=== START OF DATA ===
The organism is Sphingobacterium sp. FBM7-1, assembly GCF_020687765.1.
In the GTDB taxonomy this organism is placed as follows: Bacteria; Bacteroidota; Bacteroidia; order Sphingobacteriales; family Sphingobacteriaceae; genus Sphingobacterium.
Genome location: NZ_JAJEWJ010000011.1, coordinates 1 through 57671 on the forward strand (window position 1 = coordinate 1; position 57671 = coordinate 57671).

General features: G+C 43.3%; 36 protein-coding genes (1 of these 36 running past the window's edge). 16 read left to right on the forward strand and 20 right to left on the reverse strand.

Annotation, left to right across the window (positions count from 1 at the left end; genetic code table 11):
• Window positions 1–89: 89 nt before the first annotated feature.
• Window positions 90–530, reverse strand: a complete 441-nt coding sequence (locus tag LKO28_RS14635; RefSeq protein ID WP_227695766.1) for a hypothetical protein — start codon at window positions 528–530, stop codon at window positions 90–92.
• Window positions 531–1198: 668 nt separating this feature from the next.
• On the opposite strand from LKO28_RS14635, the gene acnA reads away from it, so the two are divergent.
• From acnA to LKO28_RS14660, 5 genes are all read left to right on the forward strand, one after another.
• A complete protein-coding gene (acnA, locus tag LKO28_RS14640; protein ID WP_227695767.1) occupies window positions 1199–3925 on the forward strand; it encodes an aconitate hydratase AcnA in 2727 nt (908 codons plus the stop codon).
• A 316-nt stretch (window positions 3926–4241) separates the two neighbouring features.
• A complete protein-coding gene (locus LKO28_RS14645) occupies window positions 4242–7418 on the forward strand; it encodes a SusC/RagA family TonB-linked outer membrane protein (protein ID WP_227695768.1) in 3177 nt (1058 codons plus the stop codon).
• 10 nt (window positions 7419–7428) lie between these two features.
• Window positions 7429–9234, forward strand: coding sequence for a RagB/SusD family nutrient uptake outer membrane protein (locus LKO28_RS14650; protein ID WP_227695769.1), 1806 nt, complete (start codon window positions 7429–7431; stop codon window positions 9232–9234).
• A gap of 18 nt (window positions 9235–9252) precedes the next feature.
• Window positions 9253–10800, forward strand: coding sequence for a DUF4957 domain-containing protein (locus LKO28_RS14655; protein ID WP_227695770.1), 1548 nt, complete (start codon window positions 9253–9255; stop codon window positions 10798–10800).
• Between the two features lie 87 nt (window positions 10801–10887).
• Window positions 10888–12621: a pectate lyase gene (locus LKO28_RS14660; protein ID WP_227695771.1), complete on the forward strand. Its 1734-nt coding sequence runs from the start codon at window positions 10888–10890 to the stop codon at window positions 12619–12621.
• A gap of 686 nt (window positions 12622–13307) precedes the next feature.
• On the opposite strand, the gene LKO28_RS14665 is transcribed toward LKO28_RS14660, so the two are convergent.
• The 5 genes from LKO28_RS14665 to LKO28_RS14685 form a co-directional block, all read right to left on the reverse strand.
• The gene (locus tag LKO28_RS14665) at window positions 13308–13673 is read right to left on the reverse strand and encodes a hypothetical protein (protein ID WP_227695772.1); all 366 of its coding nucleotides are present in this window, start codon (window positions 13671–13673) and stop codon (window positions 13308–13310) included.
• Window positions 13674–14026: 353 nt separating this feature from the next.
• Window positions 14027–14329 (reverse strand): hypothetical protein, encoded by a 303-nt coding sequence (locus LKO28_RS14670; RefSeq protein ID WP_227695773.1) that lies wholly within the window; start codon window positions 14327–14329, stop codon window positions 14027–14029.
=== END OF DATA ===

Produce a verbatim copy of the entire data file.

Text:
The organism is Sphingobacterium sp. FBM7-1, assembly GCF_020687765.1.
In the GTDB taxonomy this organism is placed as follows: Bacteria; Bacteroidota; Bacteroidia; order Sphingobacteriales; family Sphingobacteriaceae; genus Sphingobacterium.
Genome location: NZ_JAJEWJ010000011.1, coordinates 1 through 57671 on the forward strand (window position 1 = coordinate 1; position 57671 = coordinate 57671).

General features: G+C 43.3%; 36 protein-coding genes (1 of these 36 running past the window's edge). 16 read left to right on the forward strand and 20 right to left on the reverse strand.

Annotation, left to right across the window (positions count from 1 at the left end; genetic code table 11):
• Window positions 1–89: 89 nt before the first annotated feature.
• Window positions 90–530, reverse strand: a complete 441-nt coding sequence (locus tag LKO28_RS14635; RefSeq protein ID WP_227695766.1) for a hypothetical protein — start codon at window positions 528–530, stop codon at window positions 90–92.
• Window positions 531–1198: 668 nt separating this feature from the next.
• On the opposite strand from LKO28_RS14635, the gene acnA reads away from it, so the two are divergent.
• From acnA to LKO28_RS14660, 5 genes are all read left to right on the forward strand, one after another.
• A complete protein-coding gene (acnA, locus tag LKO28_RS14640; protein ID WP_227695767.1) occupies window positions 1199–3925 on the forward strand; it encodes an aconitate hydratase AcnA in 2727 nt (908 codons plus the stop codon).
• A 316-nt stretch (window positions 3926–4241) separates the two neighbouring features.
• A complete protein-coding gene (locus LKO28_RS14645) occupies window positions 4242–7418 on the forward strand; it encodes a SusC/RagA family TonB-linked outer membrane protein (protein ID WP_227695768.1) in 3177 nt (1058 codons plus the stop codon).
• 10 nt (window positions 7419–7428) lie between these two features.
• Window positions 7429–9234, forward strand: coding sequence for a RagB/SusD family nutrient uptake outer membrane protein (locus LKO28_RS14650; protein ID WP_227695769.1), 1806 nt, complete (start codon window positions 7429–7431; stop codon window positions 9232–9234).
• A gap of 18 nt (window positions 9235–9252) precedes the next feature.
• Window positions 9253–10800, forward strand: coding sequence for a DUF4957 domain-containing protein (locus LKO28_RS14655; protein ID WP_227695770.1), 1548 nt, complete (start codon window positions 9253–9255; stop codon window positions 10798–10800).
• Between the two features lie 87 nt (window positions 10801–10887).
• Window positions 10888–12621: a pectate lyase gene (locus LKO28_RS14660; protein ID WP_227695771.1), complete on the forward strand. Its 1734-nt coding sequence runs from the start codon at window positions 10888–10890 to the stop codon at window positions 12619–12621.
• A gap of 686 nt (window positions 12622–13307) precedes the next feature.
• On the opposite strand, the gene LKO28_RS14665 is transcribed toward LKO28_RS14660, so the two are convergent.
• The 5 genes from LKO28_RS14665 to LKO28_RS14685 form a co-directional block, all read right to left on the reverse strand.
• The gene (locus tag LKO28_RS14665) at window positions 13308–13673 is read right to left on the reverse strand and encodes a hypothetical protein (protein ID WP_227695772.1); all 366 of its coding nucleotides are present in this window, start codon (window positions 13671–13673) and stop codon (window positions 13308–13310) included.
• Window positions 13674–14026: 353 nt separating this feature from the next.
• Window positions 14027–14329 (reverse strand): hypothetical protein, encoded by a 303-nt coding sequence (locus LKO28_RS14670; RefSeq protein ID WP_227695773.1) that lies wholly within the window; start codon window positions 14327–14329, stop codon window positions 14027–14029.